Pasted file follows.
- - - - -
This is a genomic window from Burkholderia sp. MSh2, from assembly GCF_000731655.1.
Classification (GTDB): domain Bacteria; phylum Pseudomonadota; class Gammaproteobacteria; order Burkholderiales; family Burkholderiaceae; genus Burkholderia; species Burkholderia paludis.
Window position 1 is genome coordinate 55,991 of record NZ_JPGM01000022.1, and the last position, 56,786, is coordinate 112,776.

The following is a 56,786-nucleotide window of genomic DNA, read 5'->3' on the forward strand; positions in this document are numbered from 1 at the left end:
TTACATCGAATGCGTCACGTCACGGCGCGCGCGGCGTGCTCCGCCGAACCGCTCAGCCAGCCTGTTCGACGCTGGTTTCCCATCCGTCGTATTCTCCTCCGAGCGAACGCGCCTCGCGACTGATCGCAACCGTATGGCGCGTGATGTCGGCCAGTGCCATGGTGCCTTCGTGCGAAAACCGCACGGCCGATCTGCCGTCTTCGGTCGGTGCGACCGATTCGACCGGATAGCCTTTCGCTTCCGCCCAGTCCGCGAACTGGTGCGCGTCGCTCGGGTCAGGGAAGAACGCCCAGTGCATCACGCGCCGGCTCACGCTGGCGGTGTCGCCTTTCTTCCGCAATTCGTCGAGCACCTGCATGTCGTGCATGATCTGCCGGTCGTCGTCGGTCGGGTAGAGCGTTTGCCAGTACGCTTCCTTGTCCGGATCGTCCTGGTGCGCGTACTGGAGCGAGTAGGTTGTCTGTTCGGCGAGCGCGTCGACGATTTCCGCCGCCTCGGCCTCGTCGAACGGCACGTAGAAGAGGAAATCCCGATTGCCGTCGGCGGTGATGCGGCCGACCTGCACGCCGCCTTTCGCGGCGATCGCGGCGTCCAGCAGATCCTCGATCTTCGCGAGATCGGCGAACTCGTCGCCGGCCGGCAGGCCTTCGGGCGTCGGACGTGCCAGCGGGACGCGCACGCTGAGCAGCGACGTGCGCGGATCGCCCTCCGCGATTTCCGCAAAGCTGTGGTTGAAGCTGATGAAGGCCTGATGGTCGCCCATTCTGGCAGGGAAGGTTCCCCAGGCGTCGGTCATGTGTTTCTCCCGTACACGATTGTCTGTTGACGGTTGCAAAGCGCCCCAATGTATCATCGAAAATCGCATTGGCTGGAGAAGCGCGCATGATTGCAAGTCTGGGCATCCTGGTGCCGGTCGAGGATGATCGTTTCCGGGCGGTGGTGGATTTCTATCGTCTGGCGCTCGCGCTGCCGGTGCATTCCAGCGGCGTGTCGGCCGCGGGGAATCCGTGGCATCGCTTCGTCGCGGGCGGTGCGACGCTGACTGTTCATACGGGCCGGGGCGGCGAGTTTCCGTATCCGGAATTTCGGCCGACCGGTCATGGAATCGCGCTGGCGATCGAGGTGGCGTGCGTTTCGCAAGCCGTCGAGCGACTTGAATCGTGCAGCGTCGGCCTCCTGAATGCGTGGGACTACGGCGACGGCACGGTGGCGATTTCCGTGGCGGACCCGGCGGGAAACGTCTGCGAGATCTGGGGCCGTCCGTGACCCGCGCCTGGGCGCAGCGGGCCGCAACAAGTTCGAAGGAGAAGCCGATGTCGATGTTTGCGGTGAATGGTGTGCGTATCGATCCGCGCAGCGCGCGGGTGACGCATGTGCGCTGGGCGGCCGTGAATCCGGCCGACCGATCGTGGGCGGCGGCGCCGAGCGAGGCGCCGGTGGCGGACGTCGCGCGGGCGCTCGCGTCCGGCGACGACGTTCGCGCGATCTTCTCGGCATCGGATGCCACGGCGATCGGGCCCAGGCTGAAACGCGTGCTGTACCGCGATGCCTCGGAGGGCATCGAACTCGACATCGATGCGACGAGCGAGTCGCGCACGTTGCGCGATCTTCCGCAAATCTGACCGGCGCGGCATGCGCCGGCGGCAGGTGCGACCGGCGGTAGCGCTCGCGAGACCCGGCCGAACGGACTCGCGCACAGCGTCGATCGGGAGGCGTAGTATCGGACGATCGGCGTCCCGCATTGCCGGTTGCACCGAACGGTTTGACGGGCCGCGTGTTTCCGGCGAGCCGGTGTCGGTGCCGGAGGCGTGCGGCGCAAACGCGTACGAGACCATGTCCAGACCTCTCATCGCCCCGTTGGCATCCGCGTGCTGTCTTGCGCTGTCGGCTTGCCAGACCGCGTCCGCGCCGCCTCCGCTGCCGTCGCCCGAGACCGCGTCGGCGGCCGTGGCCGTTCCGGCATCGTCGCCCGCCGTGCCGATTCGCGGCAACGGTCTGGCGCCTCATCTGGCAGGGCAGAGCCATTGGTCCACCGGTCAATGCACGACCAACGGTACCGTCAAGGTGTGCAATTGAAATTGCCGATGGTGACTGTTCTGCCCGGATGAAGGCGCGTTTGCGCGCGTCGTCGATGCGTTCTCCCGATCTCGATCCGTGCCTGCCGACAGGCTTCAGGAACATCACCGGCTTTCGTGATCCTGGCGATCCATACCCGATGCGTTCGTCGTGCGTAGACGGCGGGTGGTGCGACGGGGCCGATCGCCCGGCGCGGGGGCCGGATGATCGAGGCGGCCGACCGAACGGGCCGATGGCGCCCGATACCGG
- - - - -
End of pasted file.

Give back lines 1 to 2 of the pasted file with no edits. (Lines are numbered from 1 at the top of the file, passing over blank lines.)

This is a genomic window from Burkholderia sp. MSh2, from assembly GCF_000731655.1.
Classification (GTDB): domain Bacteria; phylum Pseudomonadota; class Gammaproteobacteria; order Burkholderiales; family Burkholderiaceae; genus Burkholderia; species Burkholderia paludis.